Too many cities see affordable housing as an expense; a sacrifice made by the middle class and the wealthy to benefit minorities and the poor. A new study shows that it’s actually an investment with a high ROI (return on investment).
“The data is (sic) abundantly clear,” said Angela Glover Blackwell, CEO of PolicyLink. “Renters are the lifeblood of cities. If rents were affordable, renters could meet their basic needs like transportation, food, and child care and contribute even more to thriving communities. This would have a positive ripple effect throughout their regions.”
This new analysis from the National Equity Atlas, a partnership between PolicyLink and the USC Program for Environmental and Regional Equity, reveals what renters, and the nation, stand to gain from addressing this affordability crisis.
If renters paid only what was affordable for housing, they would have $124 billion extra to spend in the community every year, or $6,200 per rent-burdened household. Unfortunately, 51 percent of renter households nationally now pay too much for housing (more than 30 percent of their income on rent and utilities)—up from 39 percent in 2000.
Renters now represent the majority in the nation’s 100 largest cities, are growing as a share of the population nationwide, and contribute billions to local economies from Oakland to Miami. The economic success of cities and the nation depends more on renters than ever before.
However, renters face a toxic mix of rising rents and stagnant wages, both of which add up to an unprecedented housing affordability crisis that stymies their ability to contribute to the broader economy and thrive.
In September of 2017, renters in over 45 cities across the United States staged coordinated demonstrations for a national Renter Week of Action and Assemblies. As the Trump administration threatens billions of dollars in cuts to vital housing and community support programs, tenants are coming together to denounce policies that strike at the hearts of working class people, immigrants and communities of color.
In the largest such mobilization in decades, thousands are expected to take to the streets to confront corporate landlords, developers and politicians driving the housing crisis. They are demanding universal rent control and eviction protections, full funding for Housing and Urban Development (HUD) to guarantee homes for all, the right of all tenants to organize and bargain collectively, and for long-term community control of land & housing.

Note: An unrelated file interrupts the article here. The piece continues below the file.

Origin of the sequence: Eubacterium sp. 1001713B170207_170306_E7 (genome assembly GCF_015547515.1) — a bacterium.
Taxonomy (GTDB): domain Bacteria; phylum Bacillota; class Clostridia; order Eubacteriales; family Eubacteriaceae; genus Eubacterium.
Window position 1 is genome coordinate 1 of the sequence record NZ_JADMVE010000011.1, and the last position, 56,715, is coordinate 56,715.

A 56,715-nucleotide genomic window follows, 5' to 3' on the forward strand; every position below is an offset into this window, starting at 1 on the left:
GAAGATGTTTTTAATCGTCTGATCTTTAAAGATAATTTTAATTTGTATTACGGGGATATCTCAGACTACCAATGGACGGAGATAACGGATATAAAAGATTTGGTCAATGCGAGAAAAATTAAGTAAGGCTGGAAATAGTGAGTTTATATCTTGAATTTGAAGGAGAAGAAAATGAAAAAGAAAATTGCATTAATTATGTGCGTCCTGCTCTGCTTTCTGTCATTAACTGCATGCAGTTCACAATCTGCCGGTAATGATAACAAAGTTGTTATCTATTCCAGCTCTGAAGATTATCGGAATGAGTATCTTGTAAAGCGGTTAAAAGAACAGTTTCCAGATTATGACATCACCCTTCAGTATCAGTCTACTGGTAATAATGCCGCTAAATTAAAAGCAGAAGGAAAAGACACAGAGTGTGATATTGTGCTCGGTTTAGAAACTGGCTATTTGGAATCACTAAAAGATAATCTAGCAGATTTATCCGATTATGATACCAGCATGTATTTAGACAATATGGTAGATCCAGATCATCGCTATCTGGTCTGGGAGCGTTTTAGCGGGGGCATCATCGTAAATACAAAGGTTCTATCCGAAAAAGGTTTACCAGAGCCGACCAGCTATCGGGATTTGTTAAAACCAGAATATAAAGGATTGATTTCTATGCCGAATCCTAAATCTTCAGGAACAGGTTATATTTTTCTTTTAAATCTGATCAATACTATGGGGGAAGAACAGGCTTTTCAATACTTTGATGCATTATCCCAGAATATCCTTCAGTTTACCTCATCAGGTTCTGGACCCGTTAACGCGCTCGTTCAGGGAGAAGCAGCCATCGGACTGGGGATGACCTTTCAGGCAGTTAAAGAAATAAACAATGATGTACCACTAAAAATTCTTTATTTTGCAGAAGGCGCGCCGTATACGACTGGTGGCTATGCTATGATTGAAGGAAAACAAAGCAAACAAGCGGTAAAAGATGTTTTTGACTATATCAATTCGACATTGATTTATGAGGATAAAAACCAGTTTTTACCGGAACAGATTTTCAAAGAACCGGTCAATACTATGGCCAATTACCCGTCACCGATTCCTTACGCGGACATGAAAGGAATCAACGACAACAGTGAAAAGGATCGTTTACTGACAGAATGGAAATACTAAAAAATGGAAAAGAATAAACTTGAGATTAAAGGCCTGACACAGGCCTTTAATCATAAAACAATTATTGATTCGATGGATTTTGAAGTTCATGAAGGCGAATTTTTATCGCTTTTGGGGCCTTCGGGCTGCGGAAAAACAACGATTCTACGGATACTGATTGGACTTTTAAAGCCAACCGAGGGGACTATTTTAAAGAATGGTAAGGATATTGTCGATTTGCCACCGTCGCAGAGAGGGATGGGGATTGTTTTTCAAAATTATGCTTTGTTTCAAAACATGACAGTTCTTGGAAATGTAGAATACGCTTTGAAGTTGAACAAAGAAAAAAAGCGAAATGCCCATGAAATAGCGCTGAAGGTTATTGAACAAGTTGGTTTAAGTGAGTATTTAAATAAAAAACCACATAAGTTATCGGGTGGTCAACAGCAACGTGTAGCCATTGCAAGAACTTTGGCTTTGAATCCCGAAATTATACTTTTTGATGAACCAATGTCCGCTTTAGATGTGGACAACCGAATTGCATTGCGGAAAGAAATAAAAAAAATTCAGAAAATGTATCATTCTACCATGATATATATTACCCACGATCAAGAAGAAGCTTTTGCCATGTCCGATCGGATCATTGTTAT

“Our communities are under constant attack. From policies of mass deportation and incarceration to gentrification and mass evictions, we are facing displacement in many forms. Renters have had enough. In 2016 we declared a ‘national renter state of emergency’ and mobilized the power of the emerging Renter Nation,” says Right To The City Boston organizer Darnell L. Johnson. “This year the mood is even more militant. The Renter Week of Action and Assemblies will be a wake up call that we’re organized, we’re powerful and we won’t back down.”
By all available measures, the crisis for renters has gotten worse over the last year. 51 percent of all renter households now pay unaffordable rents. An analysis shows that if US renters paid only what they could afford on housing (30 percent of income), they would have an extra $124 billion to spend on basic necessities like food, transportation, healthcare, and education (Source: National Equity Atlas, a partnership between PolicyLink and the USC Program for Environmental and Regional Equity).
Groups involved in the Renter Week of Action have won a number of victories recently, all aimed at easing the impacts of the crisis and transitioning to a more equitable housing system. In Newark, NJ, the city yielded to renters’ threat of a ballot measure and strengthened the city’s rent control and vacancy ordinances. Tenants won a $1.65 million fund to support community land trusts from New York City. In Nashville, Latino renters formed a tenants union and won major repairs in their housing complex in July. And the California Renter Power Assembly registered over 250 participants from dozens of cities representing 20 different local organizations.
The National Equity Atlas team analyzed the impact of the growing affordability crisis in support of the Renter Week of Action. The data will be used by renters in over 45 cities to educate policymakers about the need to strengthen renter rights and protections, ensure full funding for HUD, and increase community control of land and housing.
PolicyLink has published the national analysis as part of its ongoing collaboration with CarsonWatch, an alliance of national policy and civil rights organizations, advocates and grassroots partners demanding housing justice.
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